Predictors of low response to mild ovarian stimulation initiated on cycle day 5 for IVF.
ABSTRACT Milder stimulation protocols are being developed to minimize adverse effects of ovarian stimulation in in vitro fertilization (IVF) programs. A drawback is the possibility of an increased rate of insufficient ovarian response. This study aimed to develop a prognostic model for the prediction of cycle cancellation due to insufficient response to mild stimulation.
A total of 174 IVF patients aged<38 years and with a body mass index (BMI)<28 Kg/m2 were treated with mild ovarian stimulation using a fixed daily dose (150 IU) of recombinant follicle-stimulating hormone (rFSH) from cycle day 5 and GnRH antagonist from the late follicular phase. In women with mono- or bifollicular growth (17%), the cycle was cancelled and the treatment was adjusted in a second treatment cycle by starting rFSH on cycle day 2.
In a multivariable logistic regression analysis, duration of infertility, menstrual cycle length, secondary infertility and BMI were included in the prediction model. The area under the receiver-operating characteristics curve of the model was 0.69. A probability cut-off for cancellation of 0.3 yielded an expected sensitivity of 33% and specificity of 92%. Analysis of ovarian response in the subsequent treatment cycle showed an improved ovarian response and a significant reduction in the cancellation rate.
With the presented model, it is possible to identify patients at risk for cycle cancellation, during mild ovarian stimulation, due to insufficient response. The contributing factors of the model suggest that ovarian aging and BMI are related to insufficient response to mild stimulation.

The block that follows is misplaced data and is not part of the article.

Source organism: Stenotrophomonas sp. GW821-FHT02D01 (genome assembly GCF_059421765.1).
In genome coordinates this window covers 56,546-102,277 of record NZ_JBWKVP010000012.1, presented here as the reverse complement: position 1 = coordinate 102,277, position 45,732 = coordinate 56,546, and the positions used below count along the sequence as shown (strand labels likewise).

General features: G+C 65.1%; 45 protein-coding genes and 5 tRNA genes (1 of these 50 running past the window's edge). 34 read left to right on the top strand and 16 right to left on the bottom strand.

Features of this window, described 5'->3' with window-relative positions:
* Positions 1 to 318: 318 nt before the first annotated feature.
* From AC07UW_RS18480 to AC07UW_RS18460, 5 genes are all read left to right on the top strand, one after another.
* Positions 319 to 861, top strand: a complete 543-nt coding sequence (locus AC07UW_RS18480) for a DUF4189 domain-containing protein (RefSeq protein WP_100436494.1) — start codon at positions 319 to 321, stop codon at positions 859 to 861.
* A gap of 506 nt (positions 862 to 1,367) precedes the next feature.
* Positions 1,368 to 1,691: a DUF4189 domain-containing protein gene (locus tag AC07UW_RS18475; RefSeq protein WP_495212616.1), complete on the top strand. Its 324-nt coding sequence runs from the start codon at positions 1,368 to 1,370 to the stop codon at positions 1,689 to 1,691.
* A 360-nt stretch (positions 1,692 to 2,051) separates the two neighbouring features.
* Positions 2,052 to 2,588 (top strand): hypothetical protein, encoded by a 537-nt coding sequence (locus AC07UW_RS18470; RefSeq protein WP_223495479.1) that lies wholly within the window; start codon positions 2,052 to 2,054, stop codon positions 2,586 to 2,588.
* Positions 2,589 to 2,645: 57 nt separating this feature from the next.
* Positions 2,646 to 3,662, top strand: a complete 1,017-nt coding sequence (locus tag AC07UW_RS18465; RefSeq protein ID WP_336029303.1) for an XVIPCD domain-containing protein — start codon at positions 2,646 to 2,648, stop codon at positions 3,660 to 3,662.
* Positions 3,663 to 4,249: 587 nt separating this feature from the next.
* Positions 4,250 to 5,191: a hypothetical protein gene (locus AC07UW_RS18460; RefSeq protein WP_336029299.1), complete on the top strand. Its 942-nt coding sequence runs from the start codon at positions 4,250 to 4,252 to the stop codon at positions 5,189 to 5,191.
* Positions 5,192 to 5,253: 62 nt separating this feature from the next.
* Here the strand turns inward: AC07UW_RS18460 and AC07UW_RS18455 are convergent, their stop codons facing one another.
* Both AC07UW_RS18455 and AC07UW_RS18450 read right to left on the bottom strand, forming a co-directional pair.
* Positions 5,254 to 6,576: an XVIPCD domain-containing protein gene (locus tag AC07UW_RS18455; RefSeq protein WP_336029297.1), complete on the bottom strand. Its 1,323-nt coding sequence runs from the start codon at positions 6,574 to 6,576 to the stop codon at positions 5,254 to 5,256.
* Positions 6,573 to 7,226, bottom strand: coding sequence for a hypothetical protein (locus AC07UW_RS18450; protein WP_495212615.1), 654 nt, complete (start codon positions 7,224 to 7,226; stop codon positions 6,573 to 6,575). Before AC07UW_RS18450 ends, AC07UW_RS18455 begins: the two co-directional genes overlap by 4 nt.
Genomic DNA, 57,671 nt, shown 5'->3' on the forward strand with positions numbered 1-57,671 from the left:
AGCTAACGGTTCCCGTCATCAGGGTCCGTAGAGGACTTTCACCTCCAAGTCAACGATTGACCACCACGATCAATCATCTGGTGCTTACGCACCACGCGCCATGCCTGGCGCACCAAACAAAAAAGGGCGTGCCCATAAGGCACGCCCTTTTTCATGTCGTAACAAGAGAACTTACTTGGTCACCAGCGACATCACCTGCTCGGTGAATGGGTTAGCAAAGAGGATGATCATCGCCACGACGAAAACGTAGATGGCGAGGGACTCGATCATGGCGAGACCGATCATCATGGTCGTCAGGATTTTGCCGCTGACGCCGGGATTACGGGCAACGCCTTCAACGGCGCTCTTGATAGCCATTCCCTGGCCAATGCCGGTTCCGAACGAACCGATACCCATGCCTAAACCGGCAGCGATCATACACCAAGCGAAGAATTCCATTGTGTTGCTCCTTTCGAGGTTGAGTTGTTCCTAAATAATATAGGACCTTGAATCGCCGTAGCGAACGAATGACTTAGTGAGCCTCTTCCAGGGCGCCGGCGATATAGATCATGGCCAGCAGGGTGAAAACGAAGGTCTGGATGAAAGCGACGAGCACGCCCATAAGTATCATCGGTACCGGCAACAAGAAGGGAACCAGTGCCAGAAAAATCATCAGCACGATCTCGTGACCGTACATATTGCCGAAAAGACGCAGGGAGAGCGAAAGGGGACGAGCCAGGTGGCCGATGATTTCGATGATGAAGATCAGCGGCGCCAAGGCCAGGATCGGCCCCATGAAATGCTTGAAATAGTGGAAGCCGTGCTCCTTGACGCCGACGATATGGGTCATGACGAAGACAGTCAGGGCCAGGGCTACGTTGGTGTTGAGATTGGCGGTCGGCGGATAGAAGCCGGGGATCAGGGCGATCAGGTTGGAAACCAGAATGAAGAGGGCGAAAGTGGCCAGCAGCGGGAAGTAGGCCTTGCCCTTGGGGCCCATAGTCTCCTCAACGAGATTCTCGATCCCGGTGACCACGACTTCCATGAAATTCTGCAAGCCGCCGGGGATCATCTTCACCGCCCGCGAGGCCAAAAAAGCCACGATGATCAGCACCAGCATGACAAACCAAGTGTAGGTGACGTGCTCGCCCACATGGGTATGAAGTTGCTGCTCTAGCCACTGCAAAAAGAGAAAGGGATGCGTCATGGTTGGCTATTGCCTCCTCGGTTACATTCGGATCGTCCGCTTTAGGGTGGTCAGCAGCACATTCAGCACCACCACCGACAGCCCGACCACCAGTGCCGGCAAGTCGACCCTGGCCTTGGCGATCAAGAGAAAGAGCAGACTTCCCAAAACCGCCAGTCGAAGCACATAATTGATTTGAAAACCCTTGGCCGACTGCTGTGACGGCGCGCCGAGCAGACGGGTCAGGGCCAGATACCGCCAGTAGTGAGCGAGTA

Article: Milder is better? Advantages and disadvantages of "mild" ovarian stimulation for human in vitro fertilization.[show abstract] [hide abstract]
ABSTRACT: In the last decades, several steps have been made aiming at rendering human IVF more successful on one side, more tolerable on the other side. The "mild" ovarian stimulation approach, in which a lower-than-average dose of exogenous gonadotropins is given and gonadotropin treatment is started from day 2 to 7 of the cycle, represents a significant step toward a more patient's friendly IVF. However, a clear view of its virtues and defects is still lacking, because only a few prospective randomized trials comparing "mild" vs. conventional stimulation exist, and they do not consider some important aspects, such as, e.g., thawing cycles. This review gives a complete panorama of the "mild" stimulation philosophy, showing its advantages vs. conventional ovarian stimulation, but also discussing its disadvantages. Both patients with a normal ovarian responsiveness to exogenous gonadotropins and women with a poor ovarian reserve are considered. Overall, we conclude that the level of evidence supporting the use of "mild" stimulation protocols is still rather poor, and further, properly powered prospective studies about "mild" treatment regimens are required.Reproductive Biology and Endocrinology 02/2011; 9:25. · 2.05 Impact Factor